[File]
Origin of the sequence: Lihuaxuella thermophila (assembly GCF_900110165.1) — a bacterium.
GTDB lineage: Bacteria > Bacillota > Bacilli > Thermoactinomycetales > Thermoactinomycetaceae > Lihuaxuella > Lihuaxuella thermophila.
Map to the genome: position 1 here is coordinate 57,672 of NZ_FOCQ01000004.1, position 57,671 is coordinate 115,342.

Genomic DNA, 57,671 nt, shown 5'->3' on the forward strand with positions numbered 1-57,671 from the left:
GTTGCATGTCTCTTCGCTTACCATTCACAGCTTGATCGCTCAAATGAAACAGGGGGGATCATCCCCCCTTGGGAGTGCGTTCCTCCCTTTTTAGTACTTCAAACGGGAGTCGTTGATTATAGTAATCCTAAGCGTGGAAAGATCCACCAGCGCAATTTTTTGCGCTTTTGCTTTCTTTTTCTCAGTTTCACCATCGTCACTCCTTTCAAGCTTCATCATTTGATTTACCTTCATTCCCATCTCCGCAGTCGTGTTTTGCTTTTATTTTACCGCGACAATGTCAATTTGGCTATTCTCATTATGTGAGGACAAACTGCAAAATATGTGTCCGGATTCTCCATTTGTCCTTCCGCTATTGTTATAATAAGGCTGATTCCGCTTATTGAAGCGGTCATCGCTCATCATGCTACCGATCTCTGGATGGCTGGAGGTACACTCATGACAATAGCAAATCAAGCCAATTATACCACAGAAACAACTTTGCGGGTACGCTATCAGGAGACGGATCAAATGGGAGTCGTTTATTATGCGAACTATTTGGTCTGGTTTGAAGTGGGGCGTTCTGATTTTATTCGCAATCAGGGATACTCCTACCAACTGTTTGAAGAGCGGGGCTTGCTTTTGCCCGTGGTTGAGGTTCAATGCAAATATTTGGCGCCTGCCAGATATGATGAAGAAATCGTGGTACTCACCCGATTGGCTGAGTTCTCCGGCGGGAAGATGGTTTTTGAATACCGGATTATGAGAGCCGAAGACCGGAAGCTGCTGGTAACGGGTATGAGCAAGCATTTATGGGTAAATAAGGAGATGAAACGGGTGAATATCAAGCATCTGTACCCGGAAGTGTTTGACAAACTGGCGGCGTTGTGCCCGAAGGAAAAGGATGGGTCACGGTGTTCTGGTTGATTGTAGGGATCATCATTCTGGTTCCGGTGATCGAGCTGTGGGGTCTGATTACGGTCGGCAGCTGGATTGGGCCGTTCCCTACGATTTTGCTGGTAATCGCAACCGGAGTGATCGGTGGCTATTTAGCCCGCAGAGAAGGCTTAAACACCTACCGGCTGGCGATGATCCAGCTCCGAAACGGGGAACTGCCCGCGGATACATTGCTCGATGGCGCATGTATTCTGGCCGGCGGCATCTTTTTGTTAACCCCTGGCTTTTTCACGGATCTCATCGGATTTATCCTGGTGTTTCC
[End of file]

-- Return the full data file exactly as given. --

Origin of the sequence: Lihuaxuella thermophila (assembly GCF_900110165.1) — a bacterium.
GTDB lineage: Bacteria > Bacillota > Bacilli > Thermoactinomycetales > Thermoactinomycetaceae > Lihuaxuella > Lihuaxuella thermophila.
Map to the genome: position 1 here is coordinate 57,672 of NZ_FOCQ01000004.1, position 57,671 is coordinate 115,342.

Genomic DNA, 57,671 nt, shown 5'->3' on the forward strand with positions numbered 1-57,671 from the left:
GTTGCATGTCTCTTCGCTTACCATTCACAGCTTGATCGCTCAAATGAAACAGGGGGGATCATCCCCCCTTGGGAGTGCGTTCCTCCCTTTTTAGTACTTCAAACGGGAGTCGTTGATTATAGTAATCCTAAGCGTGGAAAGATCCACCAGCGCAATTTTTTGCGCTTTTGCTTTCTTTTTCTCAGTTTCACCATCGTCACTCCTTTCAAGCTTCATCATTTGATTTACCTTCATTCCCATCTCCGCAGTCGTGTTTTGCTTTTATTTTACCGCGACAATGTCAATTTGGCTATTCTCATTATGTGAGGACAAACTGCAAAATATGTGTCCGGATTCTCCATTTGTCCTTCCGCTATTGTTATAATAAGGCTGATTCCGCTTATTGAAGCGGTCATCGCTCATCATGCTACCGATCTCTGGATGGCTGGAGGTACACTCATGACAATAGCAAATCAAGCCAATTATACCACAGAAACAACTTTGCGGGTACGCTATCAGGAGACGGATCAAATGGGAGTCGTTTATTATGCGAACTATTTGGTCTGGTTTGAAGTGGGGCGTTCTGATTTTATTCGCAATCAGGGATACTCCTACCAACTGTTTGAAGAGCGGGGCTTGCTTTTGCCCGTGGTTGAGGTTCAATGCAAATATTTGGCGCCTGCCAGATATGATGAAGAAATCGTGGTACTCACCCGATTGGCTGAGTTCTCCGGCGGGAAGATGGTTTTTGAATACCGGATTATGAGAGCCGAAGACCGGAAGCTGCTGGTAACGGGTATGAGCAAGCATTTATGGGTAAATAAGGAGATGAAACGGGTGAATATCAAGCATCTGTACCCGGAAGTGTTTGACAAACTGGCGGCGTTGTGCCCGAAGGAAAAGGATGGGTCACGGTGTTCTGGTTGATTGTAGGGATCATCATTCTGGTTCCGGTGATCGAGCTGTGGGGTCTGATTACGGTCGGCAGCTGGATTGGGCCGTTCCCTACGATTTTGCTGGTAATCGCAACCGGAGTGATCGGTGGCTATTTAGCCCGCAGAGAAGGCTTAAACACCTACCGGCTGGCGATGATCCAGCTCCGAAACGGGGAACTGCCCGCGGATACATTGCTCGATGGCGCATGTATTCTGGCCGGCGGCATCTTTTTGTTAACCCCTGGCTTTTTCACGGATCTCATCGGATTTATCCTGGTGTTTCC